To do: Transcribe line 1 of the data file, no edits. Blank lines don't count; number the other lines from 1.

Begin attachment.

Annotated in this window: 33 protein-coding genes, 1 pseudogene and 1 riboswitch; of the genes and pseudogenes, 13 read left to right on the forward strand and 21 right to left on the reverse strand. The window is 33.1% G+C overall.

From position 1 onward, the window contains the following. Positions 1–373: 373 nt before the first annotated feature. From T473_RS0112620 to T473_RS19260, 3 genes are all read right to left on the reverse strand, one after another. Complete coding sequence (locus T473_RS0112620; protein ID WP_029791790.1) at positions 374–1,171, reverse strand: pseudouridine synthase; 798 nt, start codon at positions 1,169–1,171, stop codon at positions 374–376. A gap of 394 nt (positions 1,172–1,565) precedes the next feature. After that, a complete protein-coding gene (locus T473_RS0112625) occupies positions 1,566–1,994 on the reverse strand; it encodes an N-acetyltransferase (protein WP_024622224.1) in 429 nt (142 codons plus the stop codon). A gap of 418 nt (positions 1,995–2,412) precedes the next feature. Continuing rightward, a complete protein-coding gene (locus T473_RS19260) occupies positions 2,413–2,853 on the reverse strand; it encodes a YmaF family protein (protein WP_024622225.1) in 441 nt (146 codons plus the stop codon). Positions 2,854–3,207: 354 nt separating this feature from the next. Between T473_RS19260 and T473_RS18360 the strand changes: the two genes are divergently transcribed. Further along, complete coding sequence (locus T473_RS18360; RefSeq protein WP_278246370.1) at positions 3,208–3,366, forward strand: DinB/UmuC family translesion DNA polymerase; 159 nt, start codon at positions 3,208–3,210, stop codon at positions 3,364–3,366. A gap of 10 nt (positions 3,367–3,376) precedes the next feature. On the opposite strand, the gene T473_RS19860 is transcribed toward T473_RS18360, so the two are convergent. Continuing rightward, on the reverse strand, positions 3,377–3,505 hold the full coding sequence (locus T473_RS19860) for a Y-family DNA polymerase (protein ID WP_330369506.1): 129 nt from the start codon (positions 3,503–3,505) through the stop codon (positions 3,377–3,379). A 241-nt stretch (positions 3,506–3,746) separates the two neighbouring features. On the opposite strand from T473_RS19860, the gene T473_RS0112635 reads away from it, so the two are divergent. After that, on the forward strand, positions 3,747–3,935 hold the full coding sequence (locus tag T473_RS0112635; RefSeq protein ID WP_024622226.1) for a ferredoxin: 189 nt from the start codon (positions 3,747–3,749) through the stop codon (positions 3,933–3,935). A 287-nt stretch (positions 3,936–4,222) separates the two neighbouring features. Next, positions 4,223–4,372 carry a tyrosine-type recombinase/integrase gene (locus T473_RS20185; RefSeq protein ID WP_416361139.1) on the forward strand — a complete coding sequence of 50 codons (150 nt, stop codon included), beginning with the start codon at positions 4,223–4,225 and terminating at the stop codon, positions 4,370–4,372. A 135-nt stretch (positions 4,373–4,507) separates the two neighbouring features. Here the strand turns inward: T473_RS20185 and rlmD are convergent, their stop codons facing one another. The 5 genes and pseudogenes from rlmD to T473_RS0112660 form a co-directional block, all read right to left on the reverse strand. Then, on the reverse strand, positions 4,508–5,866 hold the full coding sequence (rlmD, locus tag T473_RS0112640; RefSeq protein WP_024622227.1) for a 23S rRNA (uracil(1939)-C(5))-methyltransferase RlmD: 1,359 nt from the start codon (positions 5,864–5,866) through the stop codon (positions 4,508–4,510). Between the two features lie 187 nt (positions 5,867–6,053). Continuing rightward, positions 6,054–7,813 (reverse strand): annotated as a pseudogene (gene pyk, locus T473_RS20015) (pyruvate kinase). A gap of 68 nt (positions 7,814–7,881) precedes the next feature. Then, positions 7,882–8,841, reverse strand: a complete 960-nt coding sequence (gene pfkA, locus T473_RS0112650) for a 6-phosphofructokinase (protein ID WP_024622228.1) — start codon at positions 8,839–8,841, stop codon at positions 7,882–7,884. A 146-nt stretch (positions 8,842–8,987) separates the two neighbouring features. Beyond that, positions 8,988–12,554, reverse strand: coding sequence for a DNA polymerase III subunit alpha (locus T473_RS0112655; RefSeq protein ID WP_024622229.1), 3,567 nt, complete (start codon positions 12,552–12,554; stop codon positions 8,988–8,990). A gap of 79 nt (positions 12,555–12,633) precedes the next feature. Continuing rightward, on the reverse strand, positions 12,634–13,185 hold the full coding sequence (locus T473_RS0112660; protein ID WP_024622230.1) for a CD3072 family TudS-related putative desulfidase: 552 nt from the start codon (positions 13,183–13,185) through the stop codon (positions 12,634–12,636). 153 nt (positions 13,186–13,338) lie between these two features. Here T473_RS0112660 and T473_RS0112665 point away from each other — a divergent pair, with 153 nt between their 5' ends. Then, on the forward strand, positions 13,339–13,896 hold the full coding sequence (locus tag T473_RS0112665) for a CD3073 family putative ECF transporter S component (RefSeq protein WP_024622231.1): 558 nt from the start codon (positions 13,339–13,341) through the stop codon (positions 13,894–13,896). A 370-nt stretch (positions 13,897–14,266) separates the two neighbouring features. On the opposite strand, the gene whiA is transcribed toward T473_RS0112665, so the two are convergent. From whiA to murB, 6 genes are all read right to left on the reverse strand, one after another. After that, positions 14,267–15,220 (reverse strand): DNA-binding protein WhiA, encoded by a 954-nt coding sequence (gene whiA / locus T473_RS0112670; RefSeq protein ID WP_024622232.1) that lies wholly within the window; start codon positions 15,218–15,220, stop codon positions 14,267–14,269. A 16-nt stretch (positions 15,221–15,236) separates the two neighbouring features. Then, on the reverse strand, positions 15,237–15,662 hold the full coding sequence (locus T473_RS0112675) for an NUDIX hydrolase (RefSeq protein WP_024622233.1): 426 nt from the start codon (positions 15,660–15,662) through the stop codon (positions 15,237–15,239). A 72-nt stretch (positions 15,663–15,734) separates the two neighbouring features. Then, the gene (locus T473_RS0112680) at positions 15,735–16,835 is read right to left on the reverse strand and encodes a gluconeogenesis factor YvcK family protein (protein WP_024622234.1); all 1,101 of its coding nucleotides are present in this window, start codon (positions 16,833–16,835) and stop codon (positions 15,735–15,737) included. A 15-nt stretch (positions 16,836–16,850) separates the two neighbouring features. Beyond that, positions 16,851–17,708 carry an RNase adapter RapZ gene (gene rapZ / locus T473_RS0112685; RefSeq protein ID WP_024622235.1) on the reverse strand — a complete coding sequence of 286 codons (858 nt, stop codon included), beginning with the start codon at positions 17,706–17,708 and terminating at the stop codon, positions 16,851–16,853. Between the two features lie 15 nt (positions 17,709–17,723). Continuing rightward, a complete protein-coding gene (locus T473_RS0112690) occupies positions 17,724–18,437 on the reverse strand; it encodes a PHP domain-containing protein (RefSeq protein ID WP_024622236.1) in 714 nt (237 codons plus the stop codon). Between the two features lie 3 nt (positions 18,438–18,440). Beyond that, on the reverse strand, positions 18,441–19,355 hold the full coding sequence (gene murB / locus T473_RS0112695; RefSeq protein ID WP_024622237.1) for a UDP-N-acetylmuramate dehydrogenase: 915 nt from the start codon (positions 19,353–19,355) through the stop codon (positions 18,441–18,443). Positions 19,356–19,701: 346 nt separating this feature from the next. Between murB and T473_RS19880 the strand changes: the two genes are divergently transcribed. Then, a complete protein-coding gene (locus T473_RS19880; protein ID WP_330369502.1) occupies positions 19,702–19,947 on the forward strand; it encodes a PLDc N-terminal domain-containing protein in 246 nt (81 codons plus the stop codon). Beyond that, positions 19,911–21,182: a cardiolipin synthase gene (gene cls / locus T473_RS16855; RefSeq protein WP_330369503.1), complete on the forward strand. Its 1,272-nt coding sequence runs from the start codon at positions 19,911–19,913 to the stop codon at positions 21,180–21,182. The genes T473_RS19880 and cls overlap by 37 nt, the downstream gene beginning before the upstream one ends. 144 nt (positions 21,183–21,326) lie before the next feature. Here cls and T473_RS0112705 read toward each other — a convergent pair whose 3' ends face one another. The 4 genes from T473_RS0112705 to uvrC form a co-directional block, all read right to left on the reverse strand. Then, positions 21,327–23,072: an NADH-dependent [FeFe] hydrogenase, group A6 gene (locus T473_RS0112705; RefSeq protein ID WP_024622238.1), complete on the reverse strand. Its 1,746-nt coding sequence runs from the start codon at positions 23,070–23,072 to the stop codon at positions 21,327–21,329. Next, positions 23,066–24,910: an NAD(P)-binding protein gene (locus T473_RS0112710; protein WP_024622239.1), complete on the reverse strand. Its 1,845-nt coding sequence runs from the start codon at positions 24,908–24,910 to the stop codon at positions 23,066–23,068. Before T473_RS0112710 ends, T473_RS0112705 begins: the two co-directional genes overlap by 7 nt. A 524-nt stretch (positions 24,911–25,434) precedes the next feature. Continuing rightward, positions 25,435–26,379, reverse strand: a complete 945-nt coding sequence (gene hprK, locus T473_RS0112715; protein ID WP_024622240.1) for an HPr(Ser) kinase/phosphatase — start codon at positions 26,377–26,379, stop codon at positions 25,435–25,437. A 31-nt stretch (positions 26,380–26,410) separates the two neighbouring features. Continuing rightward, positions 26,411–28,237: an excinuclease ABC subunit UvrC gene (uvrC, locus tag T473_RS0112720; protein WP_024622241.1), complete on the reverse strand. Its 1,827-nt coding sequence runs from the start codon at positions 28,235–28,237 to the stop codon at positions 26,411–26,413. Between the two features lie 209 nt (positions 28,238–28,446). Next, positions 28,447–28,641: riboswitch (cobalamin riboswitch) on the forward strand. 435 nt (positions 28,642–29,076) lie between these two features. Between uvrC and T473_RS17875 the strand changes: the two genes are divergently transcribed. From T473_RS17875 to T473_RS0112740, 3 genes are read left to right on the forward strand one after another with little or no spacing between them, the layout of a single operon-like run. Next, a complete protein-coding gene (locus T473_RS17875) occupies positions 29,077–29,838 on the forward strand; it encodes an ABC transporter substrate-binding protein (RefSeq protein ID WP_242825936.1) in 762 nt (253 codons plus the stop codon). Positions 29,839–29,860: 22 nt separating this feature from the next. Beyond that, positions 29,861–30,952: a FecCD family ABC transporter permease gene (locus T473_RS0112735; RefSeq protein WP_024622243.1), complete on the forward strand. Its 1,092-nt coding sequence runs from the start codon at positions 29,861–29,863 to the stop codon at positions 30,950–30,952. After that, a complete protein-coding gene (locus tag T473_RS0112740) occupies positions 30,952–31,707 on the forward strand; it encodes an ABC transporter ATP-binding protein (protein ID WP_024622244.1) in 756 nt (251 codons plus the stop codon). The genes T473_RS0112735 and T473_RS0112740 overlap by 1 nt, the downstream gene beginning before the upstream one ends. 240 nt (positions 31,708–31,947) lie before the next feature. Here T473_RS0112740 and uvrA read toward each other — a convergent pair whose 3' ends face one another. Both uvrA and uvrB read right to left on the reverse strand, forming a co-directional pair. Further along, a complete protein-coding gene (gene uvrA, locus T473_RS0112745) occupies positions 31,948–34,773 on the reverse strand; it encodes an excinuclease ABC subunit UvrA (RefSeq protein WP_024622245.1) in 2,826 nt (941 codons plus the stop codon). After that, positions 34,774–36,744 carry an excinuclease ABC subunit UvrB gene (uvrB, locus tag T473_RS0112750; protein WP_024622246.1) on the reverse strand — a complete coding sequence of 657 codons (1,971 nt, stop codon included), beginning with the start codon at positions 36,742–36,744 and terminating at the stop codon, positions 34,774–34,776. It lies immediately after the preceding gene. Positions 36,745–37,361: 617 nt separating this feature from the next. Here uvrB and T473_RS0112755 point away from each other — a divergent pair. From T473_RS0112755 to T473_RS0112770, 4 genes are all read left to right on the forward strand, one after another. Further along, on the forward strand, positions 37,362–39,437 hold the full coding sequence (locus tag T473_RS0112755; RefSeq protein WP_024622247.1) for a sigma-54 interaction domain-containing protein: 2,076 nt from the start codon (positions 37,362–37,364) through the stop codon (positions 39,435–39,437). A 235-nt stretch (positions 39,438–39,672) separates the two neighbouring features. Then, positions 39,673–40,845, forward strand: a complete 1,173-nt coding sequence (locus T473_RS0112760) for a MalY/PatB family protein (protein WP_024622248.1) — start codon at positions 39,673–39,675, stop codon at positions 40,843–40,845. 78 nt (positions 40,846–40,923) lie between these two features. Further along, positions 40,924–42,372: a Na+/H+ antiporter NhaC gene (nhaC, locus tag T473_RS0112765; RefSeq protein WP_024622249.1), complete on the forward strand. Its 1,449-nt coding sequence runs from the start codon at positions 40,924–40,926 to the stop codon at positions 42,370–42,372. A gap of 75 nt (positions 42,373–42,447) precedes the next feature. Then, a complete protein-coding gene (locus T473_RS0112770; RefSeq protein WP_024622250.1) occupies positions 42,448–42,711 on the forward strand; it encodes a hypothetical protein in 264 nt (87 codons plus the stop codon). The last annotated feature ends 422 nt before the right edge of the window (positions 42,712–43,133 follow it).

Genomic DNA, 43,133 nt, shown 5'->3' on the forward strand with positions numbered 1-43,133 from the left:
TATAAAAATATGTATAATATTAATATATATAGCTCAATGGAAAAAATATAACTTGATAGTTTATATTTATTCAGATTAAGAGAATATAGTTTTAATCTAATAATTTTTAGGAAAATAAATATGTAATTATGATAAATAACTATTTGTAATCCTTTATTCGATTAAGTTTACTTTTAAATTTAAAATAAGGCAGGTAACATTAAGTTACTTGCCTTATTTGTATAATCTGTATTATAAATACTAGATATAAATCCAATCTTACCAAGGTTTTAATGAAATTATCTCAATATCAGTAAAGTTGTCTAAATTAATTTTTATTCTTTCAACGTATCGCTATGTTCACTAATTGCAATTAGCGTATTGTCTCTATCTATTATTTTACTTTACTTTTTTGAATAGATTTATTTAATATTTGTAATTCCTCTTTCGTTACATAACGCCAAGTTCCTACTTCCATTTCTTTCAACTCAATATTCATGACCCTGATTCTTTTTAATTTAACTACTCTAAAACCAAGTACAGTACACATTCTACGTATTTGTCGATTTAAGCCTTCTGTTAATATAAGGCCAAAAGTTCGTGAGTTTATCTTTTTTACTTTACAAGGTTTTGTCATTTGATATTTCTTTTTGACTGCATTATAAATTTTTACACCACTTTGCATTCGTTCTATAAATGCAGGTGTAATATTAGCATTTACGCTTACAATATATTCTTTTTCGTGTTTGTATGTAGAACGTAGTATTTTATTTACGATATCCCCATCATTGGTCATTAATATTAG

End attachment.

Annotated in this window: 33 protein-coding genes, 1 pseudogene and 1 riboswitch; of the genes and pseudogenes, 13 read left to right on the forward strand and 21 right to left on the reverse strand. The window is 33.1% G+C overall.